Why do looks limit?

Written by Valentina Frank


Have you ever seen a photo of a beautiful person and ended up in front of a mirror unconsciously comparing yourself with the photo? The more you look at yourself, the more flaws you find in your appearance, and your self-esteem can easily be affected. In today’s world, you constantly get brainwashed into thinking that you are not enough the way you are and should change your looks to become a “better person”. I recently wrote a blog post regarding the issues of beauty standards, but I feel there is so much more to research and study on the subject. This time, I didn’t have an aim for where I was going with my post; I just started surfing the internet on beauty standards and looks. With the help of photos and images, I want to analyze and give my thoughts on this subject.


I started by simply googling “beautiful woman”, and in just the blink of an eye, my screen was filled with dozens and dozens of beautiful women. Most of the women that popped up as the definition of a beautiful woman were white. I noticed only a handful of “genuinely” colored women when scrolling through the images. Many women probably have different ethnic backgrounds, but with the help of makeup, hairstyling, and heavy photoshop, they were whitewashed to fit the norm of the beauty standards. I made a quick google search on what the biggest ethnic group in the world is; Han-Chinese. What stunned me was that I had to scroll through the pictures of the beautiful women for quite a while until I came across a picture of a woman who could fit the standards of a Han-Chinese. It is very odd that only one picture could represent the biggest ethnic group in the world amongst the hundreds of photos. However, it is an eye-opener to how Eurocentric our beauty standards are.


Beautiful woman”


I then went on to type “handsome man” in my google search, and I was shocked. Several handsome men popped up on my screen, but all of them were white! It took me quite a few scrolls to find a man with a different ethnic background than a Caucasian white, and when I finally found one, he was heavily whitewashed. I scrolled through the whole first page of “handsome men” and was shocked to notice that I didn’t come across a single black man; keep in mind that I went through several hundreds of different photos. The lack of representation of people of color in our society is unfortunate and there is no wonder that non-white people feel excluded when it comes to beauty standards.

Handsome man”


People with disabilities in our society are another group of people who face constant exclusion, and the risk of them being marginalized is significant. About 15% of the world population experience some sort of disability, yet the representation of people with disabilities in the context of beauty is almost non-existent. Recently I came across an article about the first girl with down syndrome to become Victoria’s Secret model. Victoria’s Secret as a brand feeds off people’s insecurities and their desire of looking like runway models. It’s no surprise that people would like to look like the beautiful women representing the brand; I mean they are some of the most beautiful women we’ve ever seen. The issue is that the life behind the scenes of the runway models is not glamorous at all. Starvation, invasion of privacy, and unrealistic expectations of their looks are just the iceberg tip. The fact that a girl with a visual disability has been accepted to represent a brand as heavily concentrated on looks as Victoria’s secret is a sign that we are slowly moving in the right direction. People who suffer from disabilities- or anyone who feels they can’t fit the norm of beauty, can now refer to a supermodel, gain confidence, and truly understand that they are as beautiful as anyone, despite their imperfections.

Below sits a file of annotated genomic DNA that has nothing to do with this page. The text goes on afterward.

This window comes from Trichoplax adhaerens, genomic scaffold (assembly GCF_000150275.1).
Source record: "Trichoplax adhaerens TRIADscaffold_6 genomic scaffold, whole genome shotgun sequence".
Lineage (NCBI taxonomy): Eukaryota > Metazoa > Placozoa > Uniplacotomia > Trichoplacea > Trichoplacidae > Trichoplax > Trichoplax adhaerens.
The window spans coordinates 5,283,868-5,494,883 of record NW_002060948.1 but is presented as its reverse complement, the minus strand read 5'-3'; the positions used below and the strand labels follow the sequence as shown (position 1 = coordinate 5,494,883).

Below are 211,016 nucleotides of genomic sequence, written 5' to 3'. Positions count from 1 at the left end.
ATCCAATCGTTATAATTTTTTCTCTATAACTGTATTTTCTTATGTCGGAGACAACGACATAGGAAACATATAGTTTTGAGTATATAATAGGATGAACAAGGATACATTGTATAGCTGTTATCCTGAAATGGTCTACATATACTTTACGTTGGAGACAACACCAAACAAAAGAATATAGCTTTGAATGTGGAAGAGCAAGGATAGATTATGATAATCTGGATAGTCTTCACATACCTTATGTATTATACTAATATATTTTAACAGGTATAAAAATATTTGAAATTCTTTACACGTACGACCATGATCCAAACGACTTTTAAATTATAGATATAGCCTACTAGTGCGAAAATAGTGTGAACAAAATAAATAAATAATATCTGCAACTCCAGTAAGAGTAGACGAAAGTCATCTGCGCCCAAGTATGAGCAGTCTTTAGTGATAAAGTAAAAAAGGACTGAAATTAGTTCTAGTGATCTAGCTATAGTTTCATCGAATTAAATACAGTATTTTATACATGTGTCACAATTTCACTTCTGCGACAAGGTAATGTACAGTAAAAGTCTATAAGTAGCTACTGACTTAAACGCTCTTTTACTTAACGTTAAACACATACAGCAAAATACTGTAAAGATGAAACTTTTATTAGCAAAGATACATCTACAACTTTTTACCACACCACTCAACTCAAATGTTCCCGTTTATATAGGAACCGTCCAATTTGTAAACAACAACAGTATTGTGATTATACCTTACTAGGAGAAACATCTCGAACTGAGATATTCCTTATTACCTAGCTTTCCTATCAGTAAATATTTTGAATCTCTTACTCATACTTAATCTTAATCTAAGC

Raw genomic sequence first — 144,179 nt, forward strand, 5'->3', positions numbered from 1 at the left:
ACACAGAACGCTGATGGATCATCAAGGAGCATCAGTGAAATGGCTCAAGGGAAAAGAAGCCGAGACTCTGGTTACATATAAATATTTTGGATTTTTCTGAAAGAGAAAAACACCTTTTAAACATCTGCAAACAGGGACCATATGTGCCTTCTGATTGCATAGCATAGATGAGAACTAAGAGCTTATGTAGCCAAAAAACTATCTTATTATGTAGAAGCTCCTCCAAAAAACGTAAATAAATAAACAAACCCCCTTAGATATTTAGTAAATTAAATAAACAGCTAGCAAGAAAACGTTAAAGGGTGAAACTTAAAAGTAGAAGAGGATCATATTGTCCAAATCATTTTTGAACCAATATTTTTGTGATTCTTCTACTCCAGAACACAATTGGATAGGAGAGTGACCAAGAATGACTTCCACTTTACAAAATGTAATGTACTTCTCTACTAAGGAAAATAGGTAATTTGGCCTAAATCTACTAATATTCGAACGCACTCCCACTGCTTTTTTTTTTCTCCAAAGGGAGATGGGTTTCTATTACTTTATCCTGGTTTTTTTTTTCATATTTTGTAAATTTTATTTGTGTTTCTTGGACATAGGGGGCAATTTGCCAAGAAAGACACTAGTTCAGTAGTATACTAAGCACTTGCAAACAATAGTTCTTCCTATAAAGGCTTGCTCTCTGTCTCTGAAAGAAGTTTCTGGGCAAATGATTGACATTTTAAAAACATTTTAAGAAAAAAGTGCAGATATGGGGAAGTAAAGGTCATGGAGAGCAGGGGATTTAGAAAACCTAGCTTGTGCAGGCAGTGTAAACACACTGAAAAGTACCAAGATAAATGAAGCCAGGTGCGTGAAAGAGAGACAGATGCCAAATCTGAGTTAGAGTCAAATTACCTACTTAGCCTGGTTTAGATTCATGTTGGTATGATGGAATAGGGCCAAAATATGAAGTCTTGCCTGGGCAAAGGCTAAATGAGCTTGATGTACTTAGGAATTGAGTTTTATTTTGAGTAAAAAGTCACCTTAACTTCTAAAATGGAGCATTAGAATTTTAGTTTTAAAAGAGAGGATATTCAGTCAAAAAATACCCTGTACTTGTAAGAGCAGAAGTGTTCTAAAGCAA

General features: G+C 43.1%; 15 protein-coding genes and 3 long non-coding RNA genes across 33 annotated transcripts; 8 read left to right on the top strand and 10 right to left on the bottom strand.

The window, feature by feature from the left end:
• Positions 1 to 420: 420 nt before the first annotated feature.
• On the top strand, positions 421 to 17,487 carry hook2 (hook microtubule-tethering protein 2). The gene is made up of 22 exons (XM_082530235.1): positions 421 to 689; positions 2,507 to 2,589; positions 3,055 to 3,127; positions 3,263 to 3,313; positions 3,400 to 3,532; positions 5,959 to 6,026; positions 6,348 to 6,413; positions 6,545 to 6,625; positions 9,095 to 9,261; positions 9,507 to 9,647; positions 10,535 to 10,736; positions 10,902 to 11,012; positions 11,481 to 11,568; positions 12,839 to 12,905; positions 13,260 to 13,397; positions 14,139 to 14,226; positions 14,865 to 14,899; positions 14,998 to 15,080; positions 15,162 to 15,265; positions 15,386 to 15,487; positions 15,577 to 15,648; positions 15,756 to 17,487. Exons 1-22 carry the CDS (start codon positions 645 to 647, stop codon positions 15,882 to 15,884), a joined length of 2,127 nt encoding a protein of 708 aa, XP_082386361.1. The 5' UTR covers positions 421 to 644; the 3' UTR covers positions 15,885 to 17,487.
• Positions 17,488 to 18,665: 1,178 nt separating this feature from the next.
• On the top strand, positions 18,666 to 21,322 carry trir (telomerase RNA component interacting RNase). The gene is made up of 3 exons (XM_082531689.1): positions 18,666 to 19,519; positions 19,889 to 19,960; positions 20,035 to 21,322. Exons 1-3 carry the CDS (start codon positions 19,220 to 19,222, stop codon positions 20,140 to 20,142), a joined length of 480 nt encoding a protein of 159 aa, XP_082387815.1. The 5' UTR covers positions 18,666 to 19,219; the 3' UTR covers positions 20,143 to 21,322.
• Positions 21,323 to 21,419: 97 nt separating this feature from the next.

Victoria’s Secret models”


“Sofia Jirau, the first Victoria’s Secret model with down syndrome”


In my previous blog post, I explained how we become limited and exclude ourselves from society due to our insecurities. We feel anxious that our imperfections will define us as human beings, and therefore we want to protect ourselves by hiding them. The issue is that these so-called “imperfections” most often are only in our heads. It would help if you did not exclude yourself from society because you feel you don’t fit perfectly to beauty standards. I mean, who really fits? Almost everybody has insecurities, meaning most people think they can’t define themselves as “perfect”. So why even strive for perfection? It is such an unrealistic aim. What you can do instead is to think about what you define as beautiful. Not what the media or the society thinks. What does the definition of beautiful mean to you? Then you try to change your aim and strive for that without caring about what’s important to others.


Because at the end of it all, why do we even care about looks? What matters is the way we act towards one another, and everyone should be able to enjoy their life without being limited by the way they look.



Fleming, E. (2021) “What is the most common race in the world?”, Sidmartinibio.org Available: https://www.sidmartinbio.org/what-is-the-most-common-race-in-the-world/

Infogram. “Race of the world population” Available:


Basaninyenzi, U.(2021) “Disabilitiy inclusion”, Worldbank.org Available: https://www.worldbank.org/en/topic/disability#1

Weigel, M. (2019) “What Life Is Really Like For A Victoria’s Secret Model”

Ranker.com Available:


Acevedo, N. (2022) “First Victoria’s Secret model with Down syndrome is Latina” Nbcnews.com, Available:

https://www.nbcnews.com/news/latino/first-victorias-secret-model-syndrome-latina-rc na16533

Photo by Zoey Grossman, published by glamour.com (2022)

Available: https://www.glamour.com/story/sofia-jirau-makes-history-as-the-first-victorias-secretmodel-with-down-syndrome

Photo by Evan Agostini, published by wbur.org (2020) Available: